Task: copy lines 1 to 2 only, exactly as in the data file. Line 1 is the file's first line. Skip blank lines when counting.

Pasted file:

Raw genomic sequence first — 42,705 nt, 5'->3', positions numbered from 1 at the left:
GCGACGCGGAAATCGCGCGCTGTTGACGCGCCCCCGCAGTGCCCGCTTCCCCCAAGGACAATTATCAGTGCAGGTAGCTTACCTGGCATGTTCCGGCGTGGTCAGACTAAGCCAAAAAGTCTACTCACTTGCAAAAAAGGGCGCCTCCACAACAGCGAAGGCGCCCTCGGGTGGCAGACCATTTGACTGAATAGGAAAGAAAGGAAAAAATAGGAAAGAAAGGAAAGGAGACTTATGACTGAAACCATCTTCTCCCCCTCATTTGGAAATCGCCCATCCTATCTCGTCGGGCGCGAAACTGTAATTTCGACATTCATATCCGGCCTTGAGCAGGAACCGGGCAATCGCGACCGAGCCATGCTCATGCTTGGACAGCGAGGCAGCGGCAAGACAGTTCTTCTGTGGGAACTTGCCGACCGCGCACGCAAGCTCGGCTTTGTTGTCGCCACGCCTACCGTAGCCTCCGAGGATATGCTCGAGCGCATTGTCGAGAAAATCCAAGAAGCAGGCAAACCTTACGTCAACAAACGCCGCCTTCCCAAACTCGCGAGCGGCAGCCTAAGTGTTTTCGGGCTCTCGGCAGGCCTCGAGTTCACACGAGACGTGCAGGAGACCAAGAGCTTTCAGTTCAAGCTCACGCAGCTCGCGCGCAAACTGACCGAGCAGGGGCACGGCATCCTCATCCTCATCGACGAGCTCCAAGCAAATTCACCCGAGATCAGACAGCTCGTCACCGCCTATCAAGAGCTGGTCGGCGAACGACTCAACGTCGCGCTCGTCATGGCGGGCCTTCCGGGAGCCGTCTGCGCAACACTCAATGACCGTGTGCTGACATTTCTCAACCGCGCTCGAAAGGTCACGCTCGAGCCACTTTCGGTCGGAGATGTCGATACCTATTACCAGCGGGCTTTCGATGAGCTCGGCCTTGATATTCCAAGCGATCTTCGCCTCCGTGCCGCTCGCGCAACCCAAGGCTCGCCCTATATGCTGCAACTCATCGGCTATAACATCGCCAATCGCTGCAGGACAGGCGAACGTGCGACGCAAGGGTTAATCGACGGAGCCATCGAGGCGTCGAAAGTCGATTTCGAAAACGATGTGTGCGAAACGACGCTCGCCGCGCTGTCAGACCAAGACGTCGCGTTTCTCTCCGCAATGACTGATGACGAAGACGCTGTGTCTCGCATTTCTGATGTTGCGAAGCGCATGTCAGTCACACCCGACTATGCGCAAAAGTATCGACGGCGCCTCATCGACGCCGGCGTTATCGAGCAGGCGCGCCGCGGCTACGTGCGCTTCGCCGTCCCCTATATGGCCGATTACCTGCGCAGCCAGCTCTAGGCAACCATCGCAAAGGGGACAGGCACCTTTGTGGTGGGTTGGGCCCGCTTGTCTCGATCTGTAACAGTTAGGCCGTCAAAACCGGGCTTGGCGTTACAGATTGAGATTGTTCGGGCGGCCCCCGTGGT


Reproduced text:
Raw genomic sequence first — 42,705 nt, 5'->3', positions numbered from 1 at the left:
GCGACGCGGAAATCGCGCGCTGTTGACGCGCCCCCGCAGTGCCCGCTTCCCCCAAGGACAATTATCAGTGCAGGTAGCTTACCTGGCATGTTCCGGCGTGGTCAGACTAAGCCAAAAAGTCTACTCACTTGCAAAAAAGGGCGCCTCCACAACAGCGAAGGCGCCCTCGGGTGGCAGACCATTTGACTGAATAGGAAAGAAAGGAAAAAATAGGAAAGAAAGGAAAGGAGACTTATGACTGAAACCATCTTCTCCCCCTCATTTGGAAATCGCCCATCCTATCTCGTCGGGCGCGAAACTGTAATTTCGACATTCATATCCGGCCTTGAGCAGGAACCGGGCAATCGCGACCGAGCCATGCTCATGCTTGGACAGCGAGGCAGCGGCAAGACAGTTCTTCTGTGGGAACTTGCCGACCGCGCACGCAAGCTCGGCTTTGTTGTCGCCACGCCTACCGTAGCCTCCGAGGATATGCTCGAGCGCATTGTCGAGAAAATCCAAGAAGCAGGCAAACCTTACGTCAACAAACGCCGCCTTCCCAAACTCGCGAGCGGCAGCCTAAGTGTTTTCGGGCTCTCGGCAGGCCTCGAGTTCACACGAGACGTGCAGGAGACCAAGAGCTTTCAGTTCAAGCTCACGCAGCTCGCGCGCAAACTGACCGAGCAGGGGCACGGCATCCTCATCCTCATCGACGAGCTCCAAGCAAATTCACCCGAGATCAGACAGCTCGTCACCGCCTATCAAGAGCTGGTCGGCGAACGACTCAACGTCGCGCTCGTCATGGCGGGCCTTCCGGGAGCCGTCTGCGCAACACTCAATGACCGTGTGCTGACATTTCTCAACCGCGCTCGAAAGGTCACGCTCGAGCCACTTTCGGTCGGAGATGTCGATACCTATTACCAGCGGGCTTTCGATGAGCTCGGCCTTGATATTCCAAGCGATCTTCGCCTCCGTGCCGCTCGCGCAACCCAAGGCTCGCCCTATATGCTGCAACTCATCGGCTATAACATCGCCAATCGCTGCAGGACAGGCGAACGTGCGACGCAAGGGTTAATCGACGGAGCCATCGAGGCGTCGAAAGTCGATTTCGAAAACGATGTGTGCGAAACGACGCTCGCCGCGCTGTCAGACCAAGACGTCGCGTTTCTCTCCGCAATGACTGATGACGAAGACGCTGTGTCTCGCATTTCTGATGTTGCGAAGCGCATGTCAGTCACACCCGACTATGCGCAAAAGTATCGACGGCGCCTCATCGACGCCGGCGTTATCGAGCAGGCGCGCCGCGGCTACGTGCGCTTCGCCGTCCCCTATATGGCCGATTACCTGCGCAGCCAGCTCTAGGCAACCATCGCAAAGGGGACAGGCACCTTTGTGGTGGGTTGGGCCCGCTTGTCTCGATCTGTAACAGTTAGGCCGTCAAAACCGGGCTTGGCGTTACAGATTGAGATTGTTCGGGCGGCCCCCGTGGT